WFF has long been a hub for female creatives and 2018 was no different. In addition to the tremendous collection of films in this years’ EDA Awards competitions, and the number of films featuring strong female leads (Mary Queen of Scots and On the Basis of Sex to name just two), the festival was once again host to Variety’s 10 Screenwriters to Watch series which included no less than five female screenwriters. Among the honourees were Ashleigh Powell (The Nutcracker and The Four Realms), Elizabeth Chomko (What They Had), Sofia Alvarez (To All The Boys I’ve Loved Before), Christy Hall (Daddio) and Jac Schaeffer (The Hustle).
The Awards Celebration was not only an opportunity to celebrate various award winners but also the festival as a whole as Festival Director Shauna Hardy Mishaw announced that the 2018 edition of the festival was almost at parity, featuring over 40% of films directed by women directors; a huge achievement and one to be celebrated.
Among the female directed fare worth note were Renée Beaulieu’s Les Salopes or The Naturally Wanton Pleasure of Skin, a film of such audacity that it’s difficult to believe Beaulieu managed to find an actress to pull it off. The film features a fearless performance from Brigitte Poupart who plays a 40-something professional with a healthy sexual appetite. That appetite dovetails with her research as a dermatology professor exploring new research looking for a correlation between skin’s response to physical contact from love versus lust.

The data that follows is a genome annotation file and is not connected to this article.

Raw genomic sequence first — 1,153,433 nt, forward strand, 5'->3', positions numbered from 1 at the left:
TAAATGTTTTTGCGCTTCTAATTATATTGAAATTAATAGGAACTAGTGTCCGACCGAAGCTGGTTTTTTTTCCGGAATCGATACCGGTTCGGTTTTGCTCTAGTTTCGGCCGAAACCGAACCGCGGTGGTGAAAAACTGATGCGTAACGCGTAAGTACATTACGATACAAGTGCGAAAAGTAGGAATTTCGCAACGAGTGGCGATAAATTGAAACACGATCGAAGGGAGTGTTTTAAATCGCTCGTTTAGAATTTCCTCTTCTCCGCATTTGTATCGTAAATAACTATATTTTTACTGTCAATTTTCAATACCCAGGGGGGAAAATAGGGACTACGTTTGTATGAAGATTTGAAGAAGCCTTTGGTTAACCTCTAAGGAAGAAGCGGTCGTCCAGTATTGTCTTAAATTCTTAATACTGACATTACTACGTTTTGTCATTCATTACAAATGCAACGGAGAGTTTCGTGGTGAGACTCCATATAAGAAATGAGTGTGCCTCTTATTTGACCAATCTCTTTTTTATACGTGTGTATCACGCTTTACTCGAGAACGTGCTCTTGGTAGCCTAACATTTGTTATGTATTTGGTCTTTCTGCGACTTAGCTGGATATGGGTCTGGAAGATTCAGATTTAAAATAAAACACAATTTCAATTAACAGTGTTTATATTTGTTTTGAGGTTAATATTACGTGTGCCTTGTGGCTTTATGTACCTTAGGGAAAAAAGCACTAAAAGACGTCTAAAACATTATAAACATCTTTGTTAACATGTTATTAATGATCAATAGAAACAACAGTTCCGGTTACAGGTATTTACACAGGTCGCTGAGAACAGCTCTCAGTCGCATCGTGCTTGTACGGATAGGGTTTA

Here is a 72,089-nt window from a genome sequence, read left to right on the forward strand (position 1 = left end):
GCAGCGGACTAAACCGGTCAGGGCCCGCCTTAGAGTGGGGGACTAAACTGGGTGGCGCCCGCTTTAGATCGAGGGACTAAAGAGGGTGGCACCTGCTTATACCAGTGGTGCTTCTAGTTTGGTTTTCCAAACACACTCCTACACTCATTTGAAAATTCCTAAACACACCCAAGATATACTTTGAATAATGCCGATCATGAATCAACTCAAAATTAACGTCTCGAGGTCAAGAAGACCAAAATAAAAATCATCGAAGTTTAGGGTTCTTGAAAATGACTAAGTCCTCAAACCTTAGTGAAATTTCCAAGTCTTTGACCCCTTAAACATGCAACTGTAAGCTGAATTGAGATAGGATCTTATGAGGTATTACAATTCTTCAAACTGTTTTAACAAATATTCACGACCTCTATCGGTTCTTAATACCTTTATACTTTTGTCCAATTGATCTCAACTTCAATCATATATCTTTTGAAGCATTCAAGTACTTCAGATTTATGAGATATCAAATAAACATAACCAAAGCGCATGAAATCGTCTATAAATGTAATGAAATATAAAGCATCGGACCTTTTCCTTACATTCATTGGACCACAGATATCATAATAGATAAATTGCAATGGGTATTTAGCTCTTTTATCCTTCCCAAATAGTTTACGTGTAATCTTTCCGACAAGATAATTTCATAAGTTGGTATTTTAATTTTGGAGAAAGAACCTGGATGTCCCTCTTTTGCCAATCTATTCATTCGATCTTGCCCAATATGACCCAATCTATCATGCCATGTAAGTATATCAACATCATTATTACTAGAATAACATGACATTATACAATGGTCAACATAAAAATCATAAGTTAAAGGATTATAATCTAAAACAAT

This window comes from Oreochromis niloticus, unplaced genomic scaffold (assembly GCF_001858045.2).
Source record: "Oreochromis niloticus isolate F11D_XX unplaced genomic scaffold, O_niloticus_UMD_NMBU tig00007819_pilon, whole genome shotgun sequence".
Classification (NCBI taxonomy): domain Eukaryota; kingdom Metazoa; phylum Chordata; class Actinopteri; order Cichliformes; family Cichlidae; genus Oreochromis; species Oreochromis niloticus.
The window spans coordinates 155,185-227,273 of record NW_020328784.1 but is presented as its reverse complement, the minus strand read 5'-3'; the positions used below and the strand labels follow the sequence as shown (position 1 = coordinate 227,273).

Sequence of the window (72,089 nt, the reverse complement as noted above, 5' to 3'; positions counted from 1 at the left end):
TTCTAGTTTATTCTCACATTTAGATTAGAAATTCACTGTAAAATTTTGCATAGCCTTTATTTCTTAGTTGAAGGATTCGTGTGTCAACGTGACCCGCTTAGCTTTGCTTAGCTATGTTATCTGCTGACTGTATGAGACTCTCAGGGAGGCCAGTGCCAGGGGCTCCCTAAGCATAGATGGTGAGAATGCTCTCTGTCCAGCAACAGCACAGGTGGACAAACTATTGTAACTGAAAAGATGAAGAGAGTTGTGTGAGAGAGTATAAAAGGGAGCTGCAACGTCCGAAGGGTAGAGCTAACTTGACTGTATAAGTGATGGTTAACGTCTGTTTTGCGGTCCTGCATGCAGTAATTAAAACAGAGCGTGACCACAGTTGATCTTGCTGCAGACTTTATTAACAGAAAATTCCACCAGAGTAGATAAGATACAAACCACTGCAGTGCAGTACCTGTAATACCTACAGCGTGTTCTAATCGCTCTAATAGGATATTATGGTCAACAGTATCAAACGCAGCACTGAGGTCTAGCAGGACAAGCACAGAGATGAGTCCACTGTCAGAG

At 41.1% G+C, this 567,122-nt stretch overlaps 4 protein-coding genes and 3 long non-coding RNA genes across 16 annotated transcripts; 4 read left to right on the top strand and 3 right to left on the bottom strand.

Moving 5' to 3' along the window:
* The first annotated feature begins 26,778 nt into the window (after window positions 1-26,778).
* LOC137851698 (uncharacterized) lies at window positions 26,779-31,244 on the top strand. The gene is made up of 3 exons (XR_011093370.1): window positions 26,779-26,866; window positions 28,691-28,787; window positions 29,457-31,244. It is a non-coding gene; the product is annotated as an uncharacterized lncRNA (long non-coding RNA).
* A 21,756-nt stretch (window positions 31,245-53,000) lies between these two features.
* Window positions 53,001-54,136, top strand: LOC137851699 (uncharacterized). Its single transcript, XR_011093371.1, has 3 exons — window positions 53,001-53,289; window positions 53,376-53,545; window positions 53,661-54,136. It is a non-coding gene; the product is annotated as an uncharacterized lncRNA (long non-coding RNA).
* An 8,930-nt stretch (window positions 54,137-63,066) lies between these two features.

There have been films in the past which tackle female sexuality but few have handled it with as much frankness and honesty as Beaulieu. Poupart owns her actions and desires and the film is a beautiful, if at times uncomfortable, celebration of female desire.
Emma Forrest’s Untogether is a different beast all-together, a sort of anti-romantic comedy which is both funny and romantic but which plays against the usual tropes of the romantic comedy.
Forrest’s feature film debut features an all-star cast including Jamie Dornan (Fifty Shades franchise) and Jemima Kirke (TV’s Girls) as a pair of writers, each of them dealing with their personal demons, who have a one night-stand that develops into a more complicated and meaningful relationship. Also in the mix is Ben Mendelsohn playing a retired rock-star who is dating a much younger woman played by Kirke’s real-life sister Lola.
The Kirke sisters are at the centre of the story which follows the two women as they deal with the issues that arise from their respective relationships and though Forrest focuses primarily on the developing romance between Kirke and Dornan, the highlight is actually the younger Kirke’s more fraught relationship with Mendelsohn (who is brilliant), and Billy Crystal who gives an honest and touching performance.
Though there’s still much work to be done across the film industry to raise the profile of women and other minority groups and to tell stories that matter to the rest of the population, the 2018 edition of the Whistler Film Festival proved to be a great, positive way to celebrate the accomplishments of the year. Here’s looking to 2019!